orking in the new, realistic manner of the 1860s pioneered by Fred Walker and exemplified by the work of George Du Maurier in the illustrated magazines of the decade, Frederick Barnard (1846-1896) faced a daunting task in the commission he won from Chapman and Hall in 1871: to illustrate over the next eight years nine of the twenty volumes of the green cloth-covered Household Edition of Dickens's works, including Bleak House, A Tale of Two Cities, and Martin Chuzzlewit, outdoing the narrative-pictorial sequences designed by the venerable Hablot Knight Browne ("Phiz") in collaboration with the novelist himself. For his mammoth output of roughly four hundred and fifty drawings over the eight-year life of the project Barnard earned the title "The Charles Dickens among black-and-white artists" (Kitton, p. 222). And certainly if it may be remarked of any artist illustrating Dickens after the novelist's death in 1870, it may be said of Frederick Barnard that he knew his Dickens well, if any artist has ever possessed such encyclopaedic knowledge.
Scarcely twenty-one when he received this commission, Fred Barnard decided that, rather than attempt to realize the scenes that Phiz and Dickens had originally chosen to realize on steel-etched plates, he would illustrate those textual moments that, for the most part, Phiz had not visualized. Whereas Phiz tended to draw in dramatic tableaux, group scenes for his separately mounted prints, in his illustrations produced through the revitalized medium of large-scale woodblocks and dropped directly into the letterpress, Barnard focused on the relationships between characters (often in pairs). As opposed to Phiz's delightful caricatures, Barnard has given us Dickens's people as they step forth from the pages and into our minds: three-dimensional, substantial, active, and insistently real in settings not crowded with the symbolic details that were Phiz's hallmark.
While Phiz must have wondered (when not so instructed by the writer himself, either in interviews or in letters) where the opening chapters of Martin Chuzzlewit would eventually lead the reader and which characters the novelist would choose to follow and develop (other than the titular young Martin himself), Barnard had the massive advantage of having read the whole novel, probably several times since entering adolescence, prior to planning his program of illustration that would rival Phiz's original schema in thoroughness and length. Furthermore, Barnard, though not having first-hand access to the original author's brilliant visual imagination, advice, and insight as Phiz did, was able to work at his own pace rather than that imposed by the relentless schedule of monthly serialisation. Finally, he would not have to brook Boz's corrections, observations, and interferences: he was free to follow his own pictorial fancies — well, almost free. In the mind of the reading public since before before Barnard's birth, Phiz's images of the Dickensian whimsies such as Sairy Gamp and Seth Pecksniff had engrained themselves so that, for example, Barnard could "flesh out" but could not fundamentally alter the timid Tom Pinch or the hypocritical Pecksniff, their balding pate and spiked hair respectively still being the sine qua non of these Dickens originals. Assimilating Phiz's quaint caricatures with the new realism of photography, Barnard could offer a new generation of readers something radically fresh: Dickens's characters, realised in the round, moving through three-dimensional, uncluttered settings which always keep the eye well forward.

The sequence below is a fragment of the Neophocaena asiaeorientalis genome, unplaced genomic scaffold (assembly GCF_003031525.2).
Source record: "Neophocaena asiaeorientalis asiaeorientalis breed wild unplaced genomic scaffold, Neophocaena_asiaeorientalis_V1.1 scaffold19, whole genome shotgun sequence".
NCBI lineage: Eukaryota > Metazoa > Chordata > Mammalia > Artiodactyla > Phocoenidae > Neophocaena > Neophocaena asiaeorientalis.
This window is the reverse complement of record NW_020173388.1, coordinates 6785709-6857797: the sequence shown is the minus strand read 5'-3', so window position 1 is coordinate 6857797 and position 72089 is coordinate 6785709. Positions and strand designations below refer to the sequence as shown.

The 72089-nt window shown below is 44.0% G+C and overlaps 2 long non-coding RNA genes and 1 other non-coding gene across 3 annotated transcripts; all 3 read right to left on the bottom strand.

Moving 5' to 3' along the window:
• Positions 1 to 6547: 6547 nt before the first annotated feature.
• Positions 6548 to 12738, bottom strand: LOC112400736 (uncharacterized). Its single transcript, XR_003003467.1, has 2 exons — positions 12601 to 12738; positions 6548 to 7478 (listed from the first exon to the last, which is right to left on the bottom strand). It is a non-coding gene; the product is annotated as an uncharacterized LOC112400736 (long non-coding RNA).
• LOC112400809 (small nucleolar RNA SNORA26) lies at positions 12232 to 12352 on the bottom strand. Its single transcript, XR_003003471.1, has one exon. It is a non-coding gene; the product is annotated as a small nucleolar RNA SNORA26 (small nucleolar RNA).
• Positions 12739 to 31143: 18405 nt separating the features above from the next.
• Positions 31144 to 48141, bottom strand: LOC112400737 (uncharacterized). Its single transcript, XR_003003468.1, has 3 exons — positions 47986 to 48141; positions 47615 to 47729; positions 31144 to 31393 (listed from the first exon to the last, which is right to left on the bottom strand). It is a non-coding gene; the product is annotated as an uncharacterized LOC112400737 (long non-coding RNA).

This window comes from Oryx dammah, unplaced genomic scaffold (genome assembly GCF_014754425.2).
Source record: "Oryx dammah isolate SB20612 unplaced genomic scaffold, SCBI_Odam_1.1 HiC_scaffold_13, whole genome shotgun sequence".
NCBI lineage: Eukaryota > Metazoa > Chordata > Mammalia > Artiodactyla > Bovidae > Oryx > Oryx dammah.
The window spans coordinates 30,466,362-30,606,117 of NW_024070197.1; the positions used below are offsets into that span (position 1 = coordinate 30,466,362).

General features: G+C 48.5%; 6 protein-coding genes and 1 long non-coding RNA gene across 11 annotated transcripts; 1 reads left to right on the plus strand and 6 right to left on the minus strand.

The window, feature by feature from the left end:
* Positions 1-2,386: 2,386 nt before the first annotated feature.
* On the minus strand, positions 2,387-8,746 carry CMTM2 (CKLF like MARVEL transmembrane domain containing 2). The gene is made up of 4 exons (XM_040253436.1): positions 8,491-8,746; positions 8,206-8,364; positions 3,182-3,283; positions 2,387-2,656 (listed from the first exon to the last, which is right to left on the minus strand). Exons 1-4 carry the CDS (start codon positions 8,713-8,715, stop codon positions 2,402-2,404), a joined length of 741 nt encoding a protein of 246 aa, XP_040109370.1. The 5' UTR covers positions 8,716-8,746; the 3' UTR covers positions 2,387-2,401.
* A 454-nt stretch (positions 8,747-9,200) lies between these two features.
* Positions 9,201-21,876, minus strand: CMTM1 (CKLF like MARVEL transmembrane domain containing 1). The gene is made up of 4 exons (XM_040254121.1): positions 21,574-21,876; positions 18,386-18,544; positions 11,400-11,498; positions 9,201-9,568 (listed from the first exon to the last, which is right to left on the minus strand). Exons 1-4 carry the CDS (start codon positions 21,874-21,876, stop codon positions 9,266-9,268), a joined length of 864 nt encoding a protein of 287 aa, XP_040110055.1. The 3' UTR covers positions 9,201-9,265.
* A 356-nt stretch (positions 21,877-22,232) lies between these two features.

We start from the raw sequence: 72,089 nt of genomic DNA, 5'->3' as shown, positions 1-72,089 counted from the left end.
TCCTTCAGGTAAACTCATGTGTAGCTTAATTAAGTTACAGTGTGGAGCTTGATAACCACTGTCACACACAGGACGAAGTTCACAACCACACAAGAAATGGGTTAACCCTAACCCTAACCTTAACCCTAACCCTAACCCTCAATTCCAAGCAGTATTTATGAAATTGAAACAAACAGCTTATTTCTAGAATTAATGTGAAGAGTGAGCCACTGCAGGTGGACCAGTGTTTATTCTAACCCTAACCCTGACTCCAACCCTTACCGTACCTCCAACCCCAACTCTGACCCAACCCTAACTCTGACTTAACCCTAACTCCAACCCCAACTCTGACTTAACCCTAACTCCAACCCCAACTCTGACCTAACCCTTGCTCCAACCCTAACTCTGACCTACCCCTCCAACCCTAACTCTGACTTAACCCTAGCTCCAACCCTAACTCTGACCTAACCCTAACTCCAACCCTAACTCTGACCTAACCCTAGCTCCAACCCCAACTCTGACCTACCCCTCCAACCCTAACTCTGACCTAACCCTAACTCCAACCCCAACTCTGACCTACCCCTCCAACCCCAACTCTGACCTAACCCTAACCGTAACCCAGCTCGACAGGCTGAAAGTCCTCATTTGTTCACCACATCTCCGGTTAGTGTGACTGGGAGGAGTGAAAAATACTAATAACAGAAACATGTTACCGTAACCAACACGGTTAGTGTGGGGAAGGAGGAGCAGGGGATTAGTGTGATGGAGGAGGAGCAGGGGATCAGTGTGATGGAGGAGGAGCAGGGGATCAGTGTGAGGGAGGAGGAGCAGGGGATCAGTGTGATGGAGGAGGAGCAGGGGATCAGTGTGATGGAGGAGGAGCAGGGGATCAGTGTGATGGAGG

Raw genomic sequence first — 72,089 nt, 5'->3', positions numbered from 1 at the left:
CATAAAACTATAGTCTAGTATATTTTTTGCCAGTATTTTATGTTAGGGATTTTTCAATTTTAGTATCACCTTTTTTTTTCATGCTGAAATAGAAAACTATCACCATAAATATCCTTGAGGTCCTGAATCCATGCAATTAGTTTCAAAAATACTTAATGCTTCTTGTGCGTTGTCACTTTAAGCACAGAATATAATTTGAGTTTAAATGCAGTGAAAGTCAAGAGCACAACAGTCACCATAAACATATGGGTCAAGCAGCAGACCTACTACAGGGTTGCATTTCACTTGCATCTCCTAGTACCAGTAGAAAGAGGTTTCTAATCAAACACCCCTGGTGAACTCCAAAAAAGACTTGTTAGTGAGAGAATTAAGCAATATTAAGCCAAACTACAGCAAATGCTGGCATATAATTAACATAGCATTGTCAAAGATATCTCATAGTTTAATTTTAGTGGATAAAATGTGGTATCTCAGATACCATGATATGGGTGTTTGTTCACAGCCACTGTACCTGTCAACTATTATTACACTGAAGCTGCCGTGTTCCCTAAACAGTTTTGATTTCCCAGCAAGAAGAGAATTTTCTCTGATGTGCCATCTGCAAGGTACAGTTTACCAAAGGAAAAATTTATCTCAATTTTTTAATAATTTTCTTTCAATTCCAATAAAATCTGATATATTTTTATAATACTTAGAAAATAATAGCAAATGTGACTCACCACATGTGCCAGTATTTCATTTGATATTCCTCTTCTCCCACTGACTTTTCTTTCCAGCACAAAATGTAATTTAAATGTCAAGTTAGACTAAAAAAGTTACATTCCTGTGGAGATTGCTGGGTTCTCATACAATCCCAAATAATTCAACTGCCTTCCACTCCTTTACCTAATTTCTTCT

Writing a century ago, the eight-year project of illustrating the Household Edition long completed, art critic J. A. Hammerton, a disciple of Harry Furniss, weighed the relative contributions of E. G. Dalziel, Charles Green, James Mahoney, Harry French, F. A. Fraser, and, of course, Fred Barnard:
of all the artists engaged on this edition Frederick Barnard held the most prominent position, he having fully illustrated no less than nine out of twenty books [including Sketches by Boz, Nicholas Nickleby, Barnaby Rudge, David Copperfield, Dombey and Son, the Christmas Books, and several other Dickens novellas]. Barnard ranks as one of England's truly comic artists; but he was not only comic, he was one of the most versatile artists of our time . . . . while the drawings [he produced for the Household Edition] are strictly in his own style, there is just enough resemblance to the figures created by H. K. Browne to save you a shock . . . . Barnard was no mean painter; perhaps his 'Saturday Night in the east End,' and 'The Guards' Band Marching' are amongst his most important works. He also painted a 'Ball-room Scene,' of an elegant character, from one of Dickens' books, that had a very prominent place in the Institute of Painters in Oil Colours. [The Dickens Picture-Book (1910), 23-24]
By the closing decade of the nineteenth century, Barnard, like fellow Dickens illustrator Luke Fildes, had established himself as a successful portrait painter to the aristocracy and royal family. Among his three celebrated series of eighteen lithographic "Character Sketches from Dickens" (1879, 1884, and 1885) is his iconic 1872 representation of Seth Pecksniff as a humbug walking through a woodland glade, a self-satisfied serpent in an Eden.
According to F. G. Kitton, Barnard died dramatically in September 1896, not yet fifty, of smoking in bed. Under the influence of "a powerful drug" such as laudanum, his pipe still alight, he fell asleep, and, when the bedclothes caught fire, was suffocated and his body charred.
Hammerton, J. A. The Dickens Picture-Book. London: Educational Book Co., 1910.
Kitton, Frederic G. Dickens and His Illustrators. 1899. Rpt. Honolulu: U. Press of the Pacific, 2004.
Last modified 1 February 2008